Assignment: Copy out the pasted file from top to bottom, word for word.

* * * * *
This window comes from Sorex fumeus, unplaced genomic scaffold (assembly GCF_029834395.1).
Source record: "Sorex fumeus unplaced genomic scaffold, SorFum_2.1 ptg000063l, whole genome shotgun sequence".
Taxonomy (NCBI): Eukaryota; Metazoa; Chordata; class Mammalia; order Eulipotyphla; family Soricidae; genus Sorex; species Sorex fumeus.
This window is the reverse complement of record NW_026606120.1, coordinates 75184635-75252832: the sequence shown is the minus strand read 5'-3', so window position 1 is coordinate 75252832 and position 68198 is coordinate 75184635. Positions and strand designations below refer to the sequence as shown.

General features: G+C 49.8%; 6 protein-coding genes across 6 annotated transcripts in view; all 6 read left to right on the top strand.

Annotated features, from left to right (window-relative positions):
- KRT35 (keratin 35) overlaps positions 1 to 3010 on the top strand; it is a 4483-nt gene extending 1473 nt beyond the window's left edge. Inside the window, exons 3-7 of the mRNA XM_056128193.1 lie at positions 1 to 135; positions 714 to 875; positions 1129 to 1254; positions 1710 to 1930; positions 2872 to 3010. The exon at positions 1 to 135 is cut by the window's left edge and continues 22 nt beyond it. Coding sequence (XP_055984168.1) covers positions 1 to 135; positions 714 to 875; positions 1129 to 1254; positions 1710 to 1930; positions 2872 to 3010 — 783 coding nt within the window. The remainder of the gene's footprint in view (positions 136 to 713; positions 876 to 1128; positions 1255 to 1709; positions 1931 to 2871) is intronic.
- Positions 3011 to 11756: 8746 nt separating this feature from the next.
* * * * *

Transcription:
This window comes from Sorex fumeus, unplaced genomic scaffold (assembly GCF_029834395.1).
Source record: "Sorex fumeus unplaced genomic scaffold, SorFum_2.1 ptg000063l, whole genome shotgun sequence".
Taxonomy (NCBI): Eukaryota; Metazoa; Chordata; class Mammalia; order Eulipotyphla; family Soricidae; genus Sorex; species Sorex fumeus.
This window is the reverse complement of record NW_026606120.1, coordinates 75184635-75252832: the sequence shown is the minus strand read 5'-3', so window position 1 is coordinate 75252832 and position 68198 is coordinate 75184635. Positions and strand designations below refer to the sequence as shown.

General features: G+C 49.8%; 6 protein-coding genes across 6 annotated transcripts in view; all 6 read left to right on the top strand.

Annotated features, from left to right (window-relative positions):
- KRT35 (keratin 35) overlaps positions 1 to 3010 on the top strand; it is a 4483-nt gene extending 1473 nt beyond the window's left edge. Inside the window, exons 3-7 of the mRNA XM_056128193.1 lie at positions 1 to 135; positions 714 to 875; positions 1129 to 1254; positions 1710 to 1930; positions 2872 to 3010. The exon at positions 1 to 135 is cut by the window's left edge and continues 22 nt beyond it. Coding sequence (XP_055984168.1) covers positions 1 to 135; positions 714 to 875; positions 1129 to 1254; positions 1710 to 1930; positions 2872 to 3010 — 783 coding nt within the window. The remainder of the gene's footprint in view (positions 136 to 713; positions 876 to 1128; positions 1255 to 1709; positions 1931 to 2871) is intronic.
- Positions 3011 to 11756: 8746 nt separating this feature from the next.